Diwali, a five-day-long “festival of lights” that celebrates the triumph of good over evil, began this week. The holiday emerged from the Hindu religion, but has become a cultural event around the world. We could all use a little celebration of triumph over evil, right now.
In Hindu culture, the holiday comes from the story of Rama and Sita’s defeat over the evil demon King Ravana. Check out the video below for the whole tale.
How to celebrate
Author and consultant Anjula Devi says in her article Diwali – The true meaning, “It’s very important just before Diwali that the house is cleaned. It has to be spotless. This is done so that you can sweep out any clutter. It is also a time for people to reflect and free their hearts of anything which has been troubling them or casting a shadow over their lives.”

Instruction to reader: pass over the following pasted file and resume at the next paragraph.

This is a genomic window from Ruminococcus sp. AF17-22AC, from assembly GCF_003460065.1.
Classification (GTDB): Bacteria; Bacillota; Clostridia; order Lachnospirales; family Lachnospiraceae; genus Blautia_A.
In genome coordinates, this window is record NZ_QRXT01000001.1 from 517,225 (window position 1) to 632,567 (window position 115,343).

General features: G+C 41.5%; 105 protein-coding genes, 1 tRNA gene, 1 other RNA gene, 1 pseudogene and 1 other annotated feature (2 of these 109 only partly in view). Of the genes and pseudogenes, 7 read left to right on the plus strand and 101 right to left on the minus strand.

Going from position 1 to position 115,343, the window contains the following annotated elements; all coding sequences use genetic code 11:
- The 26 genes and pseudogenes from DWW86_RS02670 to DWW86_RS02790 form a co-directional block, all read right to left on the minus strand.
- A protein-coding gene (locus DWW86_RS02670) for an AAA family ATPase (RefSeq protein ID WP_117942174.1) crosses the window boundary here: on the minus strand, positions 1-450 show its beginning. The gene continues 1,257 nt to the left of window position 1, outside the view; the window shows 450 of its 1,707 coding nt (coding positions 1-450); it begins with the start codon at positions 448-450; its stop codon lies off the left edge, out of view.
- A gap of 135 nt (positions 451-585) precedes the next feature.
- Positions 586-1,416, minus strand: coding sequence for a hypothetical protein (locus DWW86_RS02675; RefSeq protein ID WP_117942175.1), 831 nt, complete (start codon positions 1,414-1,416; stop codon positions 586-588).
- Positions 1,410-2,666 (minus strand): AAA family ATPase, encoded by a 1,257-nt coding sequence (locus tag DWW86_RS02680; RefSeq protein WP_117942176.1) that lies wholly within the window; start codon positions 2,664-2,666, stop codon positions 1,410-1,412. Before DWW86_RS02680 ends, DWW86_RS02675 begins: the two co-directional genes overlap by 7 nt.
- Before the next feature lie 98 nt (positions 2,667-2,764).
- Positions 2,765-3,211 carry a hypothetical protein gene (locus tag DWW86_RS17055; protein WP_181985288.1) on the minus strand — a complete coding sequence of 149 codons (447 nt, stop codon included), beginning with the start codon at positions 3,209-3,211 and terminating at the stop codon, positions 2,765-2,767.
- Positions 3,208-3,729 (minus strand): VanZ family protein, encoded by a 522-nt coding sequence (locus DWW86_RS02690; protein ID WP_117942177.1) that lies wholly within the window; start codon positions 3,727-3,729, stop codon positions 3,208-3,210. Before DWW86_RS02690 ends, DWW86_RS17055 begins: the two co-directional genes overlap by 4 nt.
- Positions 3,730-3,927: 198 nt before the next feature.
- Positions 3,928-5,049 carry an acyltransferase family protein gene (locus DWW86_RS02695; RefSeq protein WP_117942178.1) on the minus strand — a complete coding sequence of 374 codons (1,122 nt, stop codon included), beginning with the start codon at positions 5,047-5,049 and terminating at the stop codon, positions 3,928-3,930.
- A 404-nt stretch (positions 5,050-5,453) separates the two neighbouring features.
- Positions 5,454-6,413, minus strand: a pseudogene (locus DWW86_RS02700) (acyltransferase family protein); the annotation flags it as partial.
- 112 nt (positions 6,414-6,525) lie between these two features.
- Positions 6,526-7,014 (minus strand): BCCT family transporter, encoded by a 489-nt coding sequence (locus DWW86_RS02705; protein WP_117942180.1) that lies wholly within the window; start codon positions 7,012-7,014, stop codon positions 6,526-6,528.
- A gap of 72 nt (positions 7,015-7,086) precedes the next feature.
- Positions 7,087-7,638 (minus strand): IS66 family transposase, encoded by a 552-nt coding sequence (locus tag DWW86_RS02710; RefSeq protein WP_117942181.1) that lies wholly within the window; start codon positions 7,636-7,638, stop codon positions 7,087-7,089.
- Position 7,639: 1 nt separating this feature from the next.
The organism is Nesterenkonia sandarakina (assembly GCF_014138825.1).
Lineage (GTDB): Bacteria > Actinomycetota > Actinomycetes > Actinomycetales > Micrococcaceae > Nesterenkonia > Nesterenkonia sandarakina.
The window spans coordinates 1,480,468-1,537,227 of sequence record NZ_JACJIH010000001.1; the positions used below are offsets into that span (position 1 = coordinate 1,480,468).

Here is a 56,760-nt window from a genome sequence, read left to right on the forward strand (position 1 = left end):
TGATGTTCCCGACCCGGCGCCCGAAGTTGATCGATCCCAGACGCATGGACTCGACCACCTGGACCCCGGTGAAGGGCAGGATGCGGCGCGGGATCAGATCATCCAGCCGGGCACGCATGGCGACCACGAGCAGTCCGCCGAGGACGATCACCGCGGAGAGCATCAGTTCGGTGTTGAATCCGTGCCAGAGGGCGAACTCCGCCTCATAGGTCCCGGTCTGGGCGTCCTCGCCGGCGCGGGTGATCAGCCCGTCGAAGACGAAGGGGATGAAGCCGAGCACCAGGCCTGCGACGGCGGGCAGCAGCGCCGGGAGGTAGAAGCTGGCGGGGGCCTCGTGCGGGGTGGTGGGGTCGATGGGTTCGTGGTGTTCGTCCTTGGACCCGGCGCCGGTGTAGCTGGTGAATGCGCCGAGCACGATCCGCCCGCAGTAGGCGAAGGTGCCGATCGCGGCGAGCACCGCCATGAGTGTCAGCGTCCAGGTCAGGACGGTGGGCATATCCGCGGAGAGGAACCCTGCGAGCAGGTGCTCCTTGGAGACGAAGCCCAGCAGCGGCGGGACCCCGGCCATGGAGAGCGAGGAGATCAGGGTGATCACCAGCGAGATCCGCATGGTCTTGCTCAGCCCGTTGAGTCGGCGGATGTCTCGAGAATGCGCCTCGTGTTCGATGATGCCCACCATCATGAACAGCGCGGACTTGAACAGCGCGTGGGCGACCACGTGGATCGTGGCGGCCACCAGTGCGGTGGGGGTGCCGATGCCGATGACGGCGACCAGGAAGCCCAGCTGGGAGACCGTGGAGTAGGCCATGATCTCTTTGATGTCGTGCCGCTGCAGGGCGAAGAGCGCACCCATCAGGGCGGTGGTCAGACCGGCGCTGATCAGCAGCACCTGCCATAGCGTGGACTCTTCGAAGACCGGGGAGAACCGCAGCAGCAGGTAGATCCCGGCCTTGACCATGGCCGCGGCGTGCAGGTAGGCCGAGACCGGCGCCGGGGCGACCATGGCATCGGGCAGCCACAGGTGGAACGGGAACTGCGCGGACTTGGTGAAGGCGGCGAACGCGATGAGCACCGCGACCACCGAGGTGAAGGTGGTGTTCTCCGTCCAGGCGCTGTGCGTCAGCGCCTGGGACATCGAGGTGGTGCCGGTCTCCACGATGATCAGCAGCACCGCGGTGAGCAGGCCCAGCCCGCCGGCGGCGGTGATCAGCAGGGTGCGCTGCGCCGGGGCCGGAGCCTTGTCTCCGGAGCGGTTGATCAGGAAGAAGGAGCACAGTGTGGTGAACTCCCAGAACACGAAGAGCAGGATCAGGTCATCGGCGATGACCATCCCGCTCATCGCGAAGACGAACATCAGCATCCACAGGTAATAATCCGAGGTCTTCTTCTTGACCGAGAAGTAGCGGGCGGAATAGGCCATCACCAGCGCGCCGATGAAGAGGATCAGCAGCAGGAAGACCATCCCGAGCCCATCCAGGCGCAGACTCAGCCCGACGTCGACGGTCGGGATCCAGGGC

Wish for prosperity
Diwali is a time to get rid of the old and usher in the new. In the days leading up to the festival of lights, celebrants pray to Laksmi, the goddess of prosperity and overall wealth.
With the pandemic raging, these prayers and rituals are happening a bit differently this year. As journalist and editor Raakhi Chotai observes, “This year there will be bhajans [prayers] on a Zoom call.”
Decorate and eat sweets
Traditionally during this time homes are decorated with vibrant colourful Rangoli. Rangoli are intricate patterns drawn on the floor with flowers, sand, rice and flour. Create your version of Rangoli with colourful sand and paper.
Holidays wouldn’t be the same without desserts, and Diwali is no different. Times of India has a list of treats traditionally eaten on the holiday, such as Gulab Jamun, a dessert made with rose water, sugar, milk powder and cardamom.
Light candles and rejoice
The main event of Diwali is the most exciting. Celebrated on the third day and the darkest night of the year, the new moon. The rituals include fireworks to symbolise the return of Rama and Sita and Lakshmana to the Kingdom of Ayodha. Due to the pandemic these celebrations may be minimized, but the most common tradition — lighting “Diyas,” or clay pots with oil and cotton wicks, will still be going strong.